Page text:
Make these minor adjustments to trim calories and shed pounds in a healthy way
1. Sip soup first
Before lunch and dinner, enjoy a cup of low-calorie soup. You’ll eat about 130 fewer calories at each meal. Broth- or bouillon-based soups are a good choice. Toss in vegetables and beans to make it more filling and more nutritious. A half-cup of vegetables adds only about 60 calories.
2. Eat like it’s the 1960s
Dinner plates were about 3 inches smaller then. Today’s bigger 12-inch plates usually mean bigger portions. People eat about 30% less with a smaller plate, according to several studies. Remember that restaurant portions have also gotten bigger. A cup of pasta is only 220 calories, but restaurant servings are often four or five times more than that. You are not under orders to clean your plate.
3. Fill up
Load your plate with foods high in fiber and water, like fruits, vegetables and beans. They’ll help you feel satisfied. Plus, they’re low in calories but rich with nutrients your body needs.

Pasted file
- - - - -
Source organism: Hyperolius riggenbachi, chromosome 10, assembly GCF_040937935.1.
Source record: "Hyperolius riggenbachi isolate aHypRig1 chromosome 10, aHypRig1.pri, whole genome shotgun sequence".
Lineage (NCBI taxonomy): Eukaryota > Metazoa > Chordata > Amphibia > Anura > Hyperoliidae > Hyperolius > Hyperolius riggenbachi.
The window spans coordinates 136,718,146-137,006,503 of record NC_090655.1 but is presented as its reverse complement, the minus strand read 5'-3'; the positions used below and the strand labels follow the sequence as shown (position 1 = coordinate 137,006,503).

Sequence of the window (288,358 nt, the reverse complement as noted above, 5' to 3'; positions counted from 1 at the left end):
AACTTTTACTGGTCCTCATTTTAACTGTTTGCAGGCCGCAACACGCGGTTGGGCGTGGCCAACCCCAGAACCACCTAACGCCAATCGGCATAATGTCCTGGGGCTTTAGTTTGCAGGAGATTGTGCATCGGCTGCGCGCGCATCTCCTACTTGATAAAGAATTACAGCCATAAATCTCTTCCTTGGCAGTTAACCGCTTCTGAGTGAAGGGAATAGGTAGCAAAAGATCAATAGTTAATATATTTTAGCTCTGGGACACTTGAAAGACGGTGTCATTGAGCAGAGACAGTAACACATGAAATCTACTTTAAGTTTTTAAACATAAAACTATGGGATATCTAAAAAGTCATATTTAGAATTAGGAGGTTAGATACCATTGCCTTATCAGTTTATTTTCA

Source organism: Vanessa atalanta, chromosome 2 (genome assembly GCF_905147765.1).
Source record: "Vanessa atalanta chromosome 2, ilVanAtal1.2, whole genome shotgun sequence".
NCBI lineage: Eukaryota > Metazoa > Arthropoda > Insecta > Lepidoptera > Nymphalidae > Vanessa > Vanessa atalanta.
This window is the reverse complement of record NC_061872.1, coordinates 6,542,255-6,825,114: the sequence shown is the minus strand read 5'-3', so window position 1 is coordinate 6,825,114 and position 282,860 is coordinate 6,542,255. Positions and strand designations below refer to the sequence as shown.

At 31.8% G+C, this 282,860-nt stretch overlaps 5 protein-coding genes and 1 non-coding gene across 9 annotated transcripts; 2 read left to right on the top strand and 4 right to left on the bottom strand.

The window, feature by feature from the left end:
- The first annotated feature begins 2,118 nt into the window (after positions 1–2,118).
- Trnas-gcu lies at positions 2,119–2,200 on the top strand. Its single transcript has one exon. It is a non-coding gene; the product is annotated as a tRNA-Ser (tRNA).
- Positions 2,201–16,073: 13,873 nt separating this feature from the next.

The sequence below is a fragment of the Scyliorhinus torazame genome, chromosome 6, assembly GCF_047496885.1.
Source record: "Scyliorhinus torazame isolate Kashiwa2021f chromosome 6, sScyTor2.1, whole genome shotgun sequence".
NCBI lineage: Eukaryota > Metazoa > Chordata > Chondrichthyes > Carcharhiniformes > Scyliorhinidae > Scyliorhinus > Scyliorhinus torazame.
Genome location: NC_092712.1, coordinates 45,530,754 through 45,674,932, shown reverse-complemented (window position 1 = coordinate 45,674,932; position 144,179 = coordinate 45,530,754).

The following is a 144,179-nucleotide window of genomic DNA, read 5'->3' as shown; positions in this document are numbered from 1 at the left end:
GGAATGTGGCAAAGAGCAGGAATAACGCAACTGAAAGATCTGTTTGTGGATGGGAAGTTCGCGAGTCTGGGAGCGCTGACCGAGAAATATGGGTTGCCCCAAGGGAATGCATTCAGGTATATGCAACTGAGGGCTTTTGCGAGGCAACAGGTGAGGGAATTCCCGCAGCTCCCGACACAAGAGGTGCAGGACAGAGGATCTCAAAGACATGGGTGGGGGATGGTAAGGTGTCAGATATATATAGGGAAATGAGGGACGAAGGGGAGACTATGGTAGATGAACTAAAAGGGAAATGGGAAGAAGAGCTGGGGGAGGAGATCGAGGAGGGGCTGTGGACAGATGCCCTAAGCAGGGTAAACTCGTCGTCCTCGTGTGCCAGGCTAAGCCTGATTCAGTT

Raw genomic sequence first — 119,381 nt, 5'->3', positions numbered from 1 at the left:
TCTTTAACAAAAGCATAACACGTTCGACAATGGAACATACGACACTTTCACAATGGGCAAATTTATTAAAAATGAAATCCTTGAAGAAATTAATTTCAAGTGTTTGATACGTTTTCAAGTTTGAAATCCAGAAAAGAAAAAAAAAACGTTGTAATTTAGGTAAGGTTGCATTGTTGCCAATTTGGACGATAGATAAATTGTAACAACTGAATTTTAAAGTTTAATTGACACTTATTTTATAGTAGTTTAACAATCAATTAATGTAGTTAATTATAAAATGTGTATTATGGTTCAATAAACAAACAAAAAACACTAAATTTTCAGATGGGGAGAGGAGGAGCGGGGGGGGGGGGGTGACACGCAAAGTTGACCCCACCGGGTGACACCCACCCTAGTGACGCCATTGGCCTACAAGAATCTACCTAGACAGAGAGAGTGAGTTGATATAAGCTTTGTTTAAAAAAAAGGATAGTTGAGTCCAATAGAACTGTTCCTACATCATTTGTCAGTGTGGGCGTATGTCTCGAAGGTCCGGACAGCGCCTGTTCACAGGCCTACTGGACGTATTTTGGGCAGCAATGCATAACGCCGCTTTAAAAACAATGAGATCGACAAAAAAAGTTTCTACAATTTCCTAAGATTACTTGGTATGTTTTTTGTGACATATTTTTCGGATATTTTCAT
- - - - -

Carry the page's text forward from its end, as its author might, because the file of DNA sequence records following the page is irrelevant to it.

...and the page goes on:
4. Take your time
Eating slowly is a proven way to eat less. Put your fork down between bites. Chew each bite 20 times. Really think about the food you are enjoying. Pacing bites gives your brain time to know you’re putting food in your stomach. Your appetite is satisfied, and you won’t feel the need to eat more.
5. Drink wisely
If tracking your calories, don’t forget to include the things you drink. Sodas, fruit juices and bottled iced teas can easily add 100 to 200 calories per serving. A couple of light beers means a couple of hundred calories. Fancy coffee drinks can weigh in at 300 calories. Enjoy these beverages on occasion. Make water or unsweetened tea your drink of choice.
6. Have hummus
Participants in a recent study said they felt more satisfied and ate fewer processed snacks when garbanzo beans were part of their diet. Garbanzos are the main ingredient in hummus. Use it as a dip for vegetables and increase your fiber intake. You’ll feel full longer than if you’d eaten a sweet treat.
7. Get your sleep
People who sleep less than eight hours every night have less of a hormone called leptin. This substance tells your body when you've had enough to eat. Lack of sleep also increases the amount of another hormone, called ghrelin, that sends signals to your brain saying, “I'm hungry!”